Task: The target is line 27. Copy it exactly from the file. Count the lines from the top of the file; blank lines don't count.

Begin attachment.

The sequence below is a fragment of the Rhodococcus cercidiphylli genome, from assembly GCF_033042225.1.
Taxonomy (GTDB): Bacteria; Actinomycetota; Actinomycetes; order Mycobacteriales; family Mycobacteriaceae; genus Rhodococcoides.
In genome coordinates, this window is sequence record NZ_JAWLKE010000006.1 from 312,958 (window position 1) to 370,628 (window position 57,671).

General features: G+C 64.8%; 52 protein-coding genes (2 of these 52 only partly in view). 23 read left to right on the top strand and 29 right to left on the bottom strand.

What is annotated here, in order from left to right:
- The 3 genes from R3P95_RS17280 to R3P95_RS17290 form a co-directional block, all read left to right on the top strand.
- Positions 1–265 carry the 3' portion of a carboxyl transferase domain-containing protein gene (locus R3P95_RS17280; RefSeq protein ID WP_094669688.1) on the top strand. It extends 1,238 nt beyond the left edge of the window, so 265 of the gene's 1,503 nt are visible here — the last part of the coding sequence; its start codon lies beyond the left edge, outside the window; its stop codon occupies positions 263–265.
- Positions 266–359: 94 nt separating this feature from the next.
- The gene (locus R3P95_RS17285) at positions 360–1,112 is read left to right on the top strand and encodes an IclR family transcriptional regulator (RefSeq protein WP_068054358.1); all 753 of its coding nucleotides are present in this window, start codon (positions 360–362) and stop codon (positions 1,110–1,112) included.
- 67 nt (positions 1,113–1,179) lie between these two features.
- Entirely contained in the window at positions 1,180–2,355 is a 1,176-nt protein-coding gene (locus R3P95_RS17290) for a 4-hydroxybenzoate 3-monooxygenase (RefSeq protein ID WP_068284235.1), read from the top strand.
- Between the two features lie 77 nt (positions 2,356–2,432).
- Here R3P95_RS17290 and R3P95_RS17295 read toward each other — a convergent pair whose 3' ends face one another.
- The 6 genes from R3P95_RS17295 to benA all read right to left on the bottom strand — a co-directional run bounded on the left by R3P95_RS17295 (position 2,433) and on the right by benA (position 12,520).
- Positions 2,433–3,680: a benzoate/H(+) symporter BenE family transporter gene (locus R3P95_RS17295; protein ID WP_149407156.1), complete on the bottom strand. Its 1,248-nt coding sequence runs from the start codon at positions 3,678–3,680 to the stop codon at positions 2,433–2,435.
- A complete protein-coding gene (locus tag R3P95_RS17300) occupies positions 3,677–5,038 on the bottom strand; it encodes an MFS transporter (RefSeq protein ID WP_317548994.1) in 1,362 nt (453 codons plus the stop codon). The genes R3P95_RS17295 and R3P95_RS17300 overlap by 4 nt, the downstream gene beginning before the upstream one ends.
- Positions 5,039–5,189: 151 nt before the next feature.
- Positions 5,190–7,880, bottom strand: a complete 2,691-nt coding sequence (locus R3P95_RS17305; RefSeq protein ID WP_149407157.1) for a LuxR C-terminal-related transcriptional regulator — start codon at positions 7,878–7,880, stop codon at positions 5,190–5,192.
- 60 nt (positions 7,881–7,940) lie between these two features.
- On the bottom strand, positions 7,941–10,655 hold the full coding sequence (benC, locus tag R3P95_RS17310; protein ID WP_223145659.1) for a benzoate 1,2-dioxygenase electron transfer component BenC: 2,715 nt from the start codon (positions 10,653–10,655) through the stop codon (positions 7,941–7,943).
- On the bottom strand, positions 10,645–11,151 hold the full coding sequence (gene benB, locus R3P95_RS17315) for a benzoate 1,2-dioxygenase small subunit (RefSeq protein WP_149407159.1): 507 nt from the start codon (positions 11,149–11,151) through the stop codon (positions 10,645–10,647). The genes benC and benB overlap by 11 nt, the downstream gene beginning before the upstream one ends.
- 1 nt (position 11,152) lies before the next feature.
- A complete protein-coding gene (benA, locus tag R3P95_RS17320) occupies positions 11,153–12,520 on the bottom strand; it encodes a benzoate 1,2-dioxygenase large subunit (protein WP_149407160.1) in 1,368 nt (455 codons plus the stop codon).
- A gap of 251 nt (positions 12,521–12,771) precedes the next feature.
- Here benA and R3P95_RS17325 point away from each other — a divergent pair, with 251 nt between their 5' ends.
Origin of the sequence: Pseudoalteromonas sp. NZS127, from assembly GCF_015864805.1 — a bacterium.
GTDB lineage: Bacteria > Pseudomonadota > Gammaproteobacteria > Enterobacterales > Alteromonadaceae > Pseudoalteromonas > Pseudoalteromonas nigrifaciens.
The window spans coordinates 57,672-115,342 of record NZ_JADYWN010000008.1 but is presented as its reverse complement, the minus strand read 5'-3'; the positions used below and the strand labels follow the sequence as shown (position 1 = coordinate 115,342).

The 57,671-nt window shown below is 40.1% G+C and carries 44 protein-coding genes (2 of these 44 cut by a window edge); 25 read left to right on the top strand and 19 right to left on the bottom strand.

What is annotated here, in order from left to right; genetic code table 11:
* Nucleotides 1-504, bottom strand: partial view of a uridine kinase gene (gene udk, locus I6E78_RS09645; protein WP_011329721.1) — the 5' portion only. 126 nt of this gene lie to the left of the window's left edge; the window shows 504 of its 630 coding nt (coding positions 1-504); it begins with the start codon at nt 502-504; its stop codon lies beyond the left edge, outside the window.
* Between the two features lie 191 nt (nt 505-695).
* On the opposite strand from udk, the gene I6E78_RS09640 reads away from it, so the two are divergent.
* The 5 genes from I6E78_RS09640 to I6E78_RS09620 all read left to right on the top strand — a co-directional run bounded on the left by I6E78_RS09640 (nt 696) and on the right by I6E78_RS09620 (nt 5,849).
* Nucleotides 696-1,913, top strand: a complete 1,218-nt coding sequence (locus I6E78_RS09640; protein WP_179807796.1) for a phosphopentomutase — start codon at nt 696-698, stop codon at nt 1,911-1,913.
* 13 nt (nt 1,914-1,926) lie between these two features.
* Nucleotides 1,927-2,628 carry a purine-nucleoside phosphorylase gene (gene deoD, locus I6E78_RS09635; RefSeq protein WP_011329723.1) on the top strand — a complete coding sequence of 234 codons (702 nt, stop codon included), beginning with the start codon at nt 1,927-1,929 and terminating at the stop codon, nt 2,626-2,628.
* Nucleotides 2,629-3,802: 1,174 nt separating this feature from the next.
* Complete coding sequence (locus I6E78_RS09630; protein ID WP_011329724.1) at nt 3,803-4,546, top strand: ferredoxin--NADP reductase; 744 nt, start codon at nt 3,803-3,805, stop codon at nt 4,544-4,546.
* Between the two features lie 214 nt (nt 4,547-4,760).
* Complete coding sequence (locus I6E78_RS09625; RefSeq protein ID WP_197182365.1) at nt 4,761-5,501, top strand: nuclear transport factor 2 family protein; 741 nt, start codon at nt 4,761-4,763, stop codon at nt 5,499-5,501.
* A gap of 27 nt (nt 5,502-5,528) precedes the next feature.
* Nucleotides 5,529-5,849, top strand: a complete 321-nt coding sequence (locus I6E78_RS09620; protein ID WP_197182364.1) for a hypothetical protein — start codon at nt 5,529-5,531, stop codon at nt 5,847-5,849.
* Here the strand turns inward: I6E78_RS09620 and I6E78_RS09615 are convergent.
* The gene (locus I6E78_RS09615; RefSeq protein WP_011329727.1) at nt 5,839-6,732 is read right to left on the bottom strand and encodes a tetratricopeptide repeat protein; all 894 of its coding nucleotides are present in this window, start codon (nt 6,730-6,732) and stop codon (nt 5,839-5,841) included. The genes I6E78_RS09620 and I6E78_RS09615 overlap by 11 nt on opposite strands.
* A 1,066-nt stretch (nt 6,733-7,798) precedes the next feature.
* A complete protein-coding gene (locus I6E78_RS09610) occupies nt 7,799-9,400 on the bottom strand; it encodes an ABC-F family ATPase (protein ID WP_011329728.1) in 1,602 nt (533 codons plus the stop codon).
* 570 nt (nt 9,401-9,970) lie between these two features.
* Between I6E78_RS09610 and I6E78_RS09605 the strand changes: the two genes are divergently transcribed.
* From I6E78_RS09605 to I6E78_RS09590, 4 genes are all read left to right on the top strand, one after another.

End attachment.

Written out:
GTDB lineage: Bacteria > Pseudomonadota > Gammaproteobacteria > Enterobacterales > Alteromonadaceae > Pseudoalteromonas > Pseudoalteromonas nigrifaciens.